Previously in Penny Dreadful: The Awakening #2.4
Issue 4 saw the death of Sir Malcolm Murray, his heart used by Belial to bring Lucifer back into the world through Vanessa Ives’ body. Lily and her fellow nuns swooped in to save Ethan Chandler, leaving Catriona Hartdegen and Victor Frankenstein to fend for themselves as Lucifer rose and reclaimed his (her?) power.
Ethan is understandably confused about the whole Lily/Brona thing, but THERE’S NO TIME! NO TIME TO EXPLAIN! Because this is 24. Between fending off ghouls on the road and rolling into Sisters of Mercy Headquarters, Ethan begs for an explanation, but nobody gives him anything beyond his being the Wolf of God. Ethan can’t quite make sense of the Sisters of Mercy’s nun-ninja training facility. Explaining their secret mission to protect humankind from evil, Mother Joan looks suspiciously craggy and inexplicably grotesque, insinuating she may have been around the last time Lucifer walked the earth and warning that her next step is to draw her many creatures of darkness to herself.
Creatures of Darkness, Assemble!
Belial, the poor sap, tries to call forth Amunet and gets the most hardcore shutdown ever:
Lucifer revives the Duke of Kent, offering back his life in exchange for infiltrating the royal circle. Of Belials’ thralls, she creates dark angels, nephilim. Dorian Gray, mid-dance and soon to be menage a trois, hears Lucifer’s voice reminding him of the deal he made to remain forever young and requiring he kill his lovers. He retires to the secret chamber housing his monstrous painting, receptacle of his sins, and bids it to release itself. As the final dabbler in the dark arts, Victor, arriving at the last moment to help Catriona, struggles to escape Lucifer’s gravitational pull and earns a slap across the face to snap him out of it.
Finally she gets a chance to kick some ass and get them both, and Macolm’s body, safely back to Lord Hyde’s office at Bedlam where Renfield awaits them. I guess breaking Victorian HIPAA laws and eating toads on your boss’s desk will get you fired from legitimate secretarial work. While Lucifer gathers her assorted minions, including some extra demon witch creatures like Hecate (RIP, or whatever), street ruffians, and sinning folk sexing it up, Lily toys with Ethan’s emotions a bit, saying she just wants to be near him, but when he kisses her, she’s not about that life either. But what she is about is destroying Lucifer, and for that, they need to consult his brother, Dracula.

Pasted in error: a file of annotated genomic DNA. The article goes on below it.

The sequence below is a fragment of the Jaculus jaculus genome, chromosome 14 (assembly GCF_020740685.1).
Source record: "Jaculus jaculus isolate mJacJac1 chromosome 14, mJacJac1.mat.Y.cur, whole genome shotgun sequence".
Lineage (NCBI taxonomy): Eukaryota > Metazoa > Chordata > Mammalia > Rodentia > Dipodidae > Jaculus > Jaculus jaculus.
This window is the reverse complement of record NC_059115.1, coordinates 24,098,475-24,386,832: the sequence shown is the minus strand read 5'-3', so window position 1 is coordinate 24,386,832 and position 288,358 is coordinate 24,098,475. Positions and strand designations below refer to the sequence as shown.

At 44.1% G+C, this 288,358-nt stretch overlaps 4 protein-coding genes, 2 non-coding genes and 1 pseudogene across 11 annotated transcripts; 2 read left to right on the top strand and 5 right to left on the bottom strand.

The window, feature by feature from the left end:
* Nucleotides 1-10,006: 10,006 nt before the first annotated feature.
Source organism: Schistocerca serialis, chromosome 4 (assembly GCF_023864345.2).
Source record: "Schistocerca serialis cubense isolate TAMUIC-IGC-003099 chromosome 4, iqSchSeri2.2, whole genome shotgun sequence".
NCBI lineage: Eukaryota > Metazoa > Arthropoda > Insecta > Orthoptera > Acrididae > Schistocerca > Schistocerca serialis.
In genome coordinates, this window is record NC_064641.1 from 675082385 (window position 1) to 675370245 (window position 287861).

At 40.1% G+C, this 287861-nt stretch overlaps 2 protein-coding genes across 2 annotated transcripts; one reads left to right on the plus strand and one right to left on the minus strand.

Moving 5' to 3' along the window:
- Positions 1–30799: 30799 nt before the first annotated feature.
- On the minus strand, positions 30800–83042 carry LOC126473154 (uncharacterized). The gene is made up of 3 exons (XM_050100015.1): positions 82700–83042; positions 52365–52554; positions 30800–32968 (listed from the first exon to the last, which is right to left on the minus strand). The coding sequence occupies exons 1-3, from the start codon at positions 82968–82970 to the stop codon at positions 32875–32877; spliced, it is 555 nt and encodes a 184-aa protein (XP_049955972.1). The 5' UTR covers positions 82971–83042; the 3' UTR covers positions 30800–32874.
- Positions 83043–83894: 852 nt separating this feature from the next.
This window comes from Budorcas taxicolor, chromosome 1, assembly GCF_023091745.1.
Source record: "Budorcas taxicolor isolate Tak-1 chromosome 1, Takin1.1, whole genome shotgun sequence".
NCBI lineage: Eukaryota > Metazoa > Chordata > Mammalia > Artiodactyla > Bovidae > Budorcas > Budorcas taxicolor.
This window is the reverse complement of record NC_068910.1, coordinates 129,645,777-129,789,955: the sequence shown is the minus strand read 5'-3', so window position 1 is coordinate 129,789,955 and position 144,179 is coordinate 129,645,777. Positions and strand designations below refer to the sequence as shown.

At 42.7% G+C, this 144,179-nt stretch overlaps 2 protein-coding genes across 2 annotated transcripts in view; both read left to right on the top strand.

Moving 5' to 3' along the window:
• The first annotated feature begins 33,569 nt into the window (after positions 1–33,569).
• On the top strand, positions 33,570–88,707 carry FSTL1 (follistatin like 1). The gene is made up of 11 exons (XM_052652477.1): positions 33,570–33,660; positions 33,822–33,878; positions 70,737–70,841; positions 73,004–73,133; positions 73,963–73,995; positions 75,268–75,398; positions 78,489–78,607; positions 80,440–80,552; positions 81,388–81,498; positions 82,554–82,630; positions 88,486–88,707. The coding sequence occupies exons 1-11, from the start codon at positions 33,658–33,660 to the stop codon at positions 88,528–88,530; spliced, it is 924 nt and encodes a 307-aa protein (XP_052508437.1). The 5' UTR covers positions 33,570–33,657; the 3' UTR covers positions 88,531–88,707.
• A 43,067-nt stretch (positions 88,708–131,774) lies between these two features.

Y’all JUST had him in your grasp a few weeks ago!
When Lucifer-as-Vanessa says, “Love is dead,” it feels more like she’s saying, “The real plot of Penny Dreadful is dead.” This issue seemed, more than ever, to jump the rails from the original atmosphere and dark romance of the show and into a monster movie that could have never been realized on screen. To some degree, this is good; the art of turning her thralls into nephilim and of Dorian’s inner nature escaping the painting was exciting and Gothic as hell. Lucifer-as-Vanessa is bleakly sexy, and I can’t imagine the TV show pulling off Catriona beating down so many demons in a believable way. On the positive side, Issue 5 poses interesting questions, like…
Why is Mother Joan visibly ancient?
What will Dr. Jekyll and Victor do with Malcolm’s body?
How will they engage Dracula in the fight and at what cost?
That said, there are weaknesses to this development and with the plot in general. Now that this is an action-packed monster thriller, nobody seems to have time to explain anything, which is a huge trope, as is the “secret society training facility” we’ve all seen a hundred times. It’s quite exhausting to continue being invested in Ethan’s true purpose as Lupus Dei when it has become obvious that the writers are deliberately concealing it, implying that once it is explained, the jig is up. Lily’s childhood rescue by the Sisters of Mercy doesn’t track with her previous backstory of being turned out and married off to an abusive man at a young age. It’s also a bit disappointing to see Dorian, on his first appearance, turned into a mindless zombie. Lastly, Lord Hyde’s dialogue felt unnaturally affected and his introduction of Bedlam as his home when he has the Hyde Estate didn’t make sense. I do, however, love the twist on the Dr. Jekyll and Mr. Hyde identity crisis: Lord Hyde, the proper socialite, and Dr. Jekyll, the evil scientist. Overall, I lament the loss of Gothic passion and goddess magic which fueled the show and my hopes that this comic series would satisfyingly conclude the TV series as it was meant to be, but once one releases those expectations, there are some gems to be had in The Awakening and I look forward to the mysteries above being answered in upcoming issues.